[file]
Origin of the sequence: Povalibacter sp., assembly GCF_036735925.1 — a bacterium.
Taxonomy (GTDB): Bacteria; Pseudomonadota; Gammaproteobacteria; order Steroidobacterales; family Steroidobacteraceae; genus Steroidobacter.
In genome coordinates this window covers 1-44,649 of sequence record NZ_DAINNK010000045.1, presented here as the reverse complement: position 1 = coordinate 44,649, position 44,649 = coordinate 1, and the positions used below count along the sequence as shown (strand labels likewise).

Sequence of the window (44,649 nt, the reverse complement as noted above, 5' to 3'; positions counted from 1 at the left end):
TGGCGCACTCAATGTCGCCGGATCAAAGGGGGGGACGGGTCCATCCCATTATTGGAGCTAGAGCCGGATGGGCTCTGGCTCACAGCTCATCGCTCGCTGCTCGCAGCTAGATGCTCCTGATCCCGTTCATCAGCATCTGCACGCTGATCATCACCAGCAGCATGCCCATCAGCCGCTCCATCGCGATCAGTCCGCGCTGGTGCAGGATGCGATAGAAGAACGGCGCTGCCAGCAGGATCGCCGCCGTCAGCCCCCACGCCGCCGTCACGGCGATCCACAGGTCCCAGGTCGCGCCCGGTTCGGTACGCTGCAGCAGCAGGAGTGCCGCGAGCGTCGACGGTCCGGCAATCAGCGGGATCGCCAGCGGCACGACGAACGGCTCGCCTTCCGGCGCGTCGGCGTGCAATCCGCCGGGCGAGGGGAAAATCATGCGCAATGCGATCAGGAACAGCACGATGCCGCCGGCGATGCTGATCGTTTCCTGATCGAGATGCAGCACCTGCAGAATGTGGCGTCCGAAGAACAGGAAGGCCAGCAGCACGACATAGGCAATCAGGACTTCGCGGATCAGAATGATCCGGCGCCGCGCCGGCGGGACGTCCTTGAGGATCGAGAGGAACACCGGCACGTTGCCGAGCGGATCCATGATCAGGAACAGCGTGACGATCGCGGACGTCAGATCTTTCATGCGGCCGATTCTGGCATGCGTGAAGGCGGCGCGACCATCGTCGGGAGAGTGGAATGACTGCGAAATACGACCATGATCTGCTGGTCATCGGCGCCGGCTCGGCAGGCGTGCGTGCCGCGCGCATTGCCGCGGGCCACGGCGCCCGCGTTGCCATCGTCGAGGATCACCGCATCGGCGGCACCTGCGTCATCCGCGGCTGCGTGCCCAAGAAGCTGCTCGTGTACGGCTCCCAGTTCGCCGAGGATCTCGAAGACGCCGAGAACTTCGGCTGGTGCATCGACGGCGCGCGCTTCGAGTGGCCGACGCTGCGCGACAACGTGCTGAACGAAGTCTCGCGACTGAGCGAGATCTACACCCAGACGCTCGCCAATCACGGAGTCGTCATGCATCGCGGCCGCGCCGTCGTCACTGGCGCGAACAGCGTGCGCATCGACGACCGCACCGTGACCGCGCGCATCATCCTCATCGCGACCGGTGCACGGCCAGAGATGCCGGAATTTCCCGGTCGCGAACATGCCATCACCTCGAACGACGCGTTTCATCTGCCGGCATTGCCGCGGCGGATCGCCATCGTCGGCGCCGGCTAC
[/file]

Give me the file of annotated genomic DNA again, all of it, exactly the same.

Origin of the sequence: Povalibacter sp., assembly GCF_036735925.1 — a bacterium.
Taxonomy (GTDB): Bacteria; Pseudomonadota; Gammaproteobacteria; order Steroidobacterales; family Steroidobacteraceae; genus Steroidobacter.
In genome coordinates this window covers 1-44,649 of sequence record NZ_DAINNK010000045.1, presented here as the reverse complement: position 1 = coordinate 44,649, position 44,649 = coordinate 1, and the positions used below count along the sequence as shown (strand labels likewise).

Sequence of the window (44,649 nt, the reverse complement as noted above, 5' to 3'; positions counted from 1 at the left end):
TGGCGCACTCAATGTCGCCGGATCAAAGGGGGGGACGGGTCCATCCCATTATTGGAGCTAGAGCCGGATGGGCTCTGGCTCACAGCTCATCGCTCGCTGCTCGCAGCTAGATGCTCCTGATCCCGTTCATCAGCATCTGCACGCTGATCATCACCAGCAGCATGCCCATCAGCCGCTCCATCGCGATCAGTCCGCGCTGGTGCAGGATGCGATAGAAGAACGGCGCTGCCAGCAGGATCGCCGCCGTCAGCCCCCACGCCGCCGTCACGGCGATCCACAGGTCCCAGGTCGCGCCCGGTTCGGTACGCTGCAGCAGCAGGAGTGCCGCGAGCGTCGACGGTCCGGCAATCAGCGGGATCGCCAGCGGCACGACGAACGGCTCGCCTTCCGGCGCGTCGGCGTGCAATCCGCCGGGCGAGGGGAAAATCATGCGCAATGCGATCAGGAACAGCACGATGCCGCCGGCGATGCTGATCGTTTCCTGATCGAGATGCAGCACCTGCAGAATGTGGCGTCCGAAGAACAGGAAGGCCAGCAGCACGACATAGGCAATCAGGACTTCGCGGATCAGAATGATCCGGCGCCGCGCCGGCGGGACGTCCTTGAGGATCGAGAGGAACACCGGCACGTTGCCGAGCGGATCCATGATCAGGAACAGCGTGACGATCGCGGACGTCAGATCTTTCATGCGGCCGATTCTGGCATGCGTGAAGGCGGCGCGACCATCGTCGGGAGAGTGGAATGACTGCGAAATACGACCATGATCTGCTGGTCATCGGCGCCGGCTCGGCAGGCGTGCGTGCCGCGCGCATTGCCGCGGGCCACGGCGCCCGCGTTGCCATCGTCGAGGATCACCGCATCGGCGGCACCTGCGTCATCCGCGGCTGCGTGCCCAAGAAGCTGCTCGTGTACGGCTCCCAGTTCGCCGAGGATCTCGAAGACGCCGAGAACTTCGGCTGGTGCATCGACGGCGCGCGCTTCGAGTGGCCGACGCTGCGCGACAACGTGCTGAACGAAGTCTCGCGACTGAGCGAGATCTACACCCAGACGCTCGCCAATCACGGAGTCGTCATGCATCGCGGCCGCGCCGTCGTCACTGGCGCGAACAGCGTGCGCATCGACGACCGCACCGTGACCGCGCGCATCATCCTCATCGCGACCGGTGCACGGCCAGAGATGCCGGAATTTCCCGGTCGCGAACATGCCATCACCTCGAACGACGCGTTTCATCTGCCGGCATTGCCGCGGCGGATCGCCATCGTCGGCGCCGGCTAC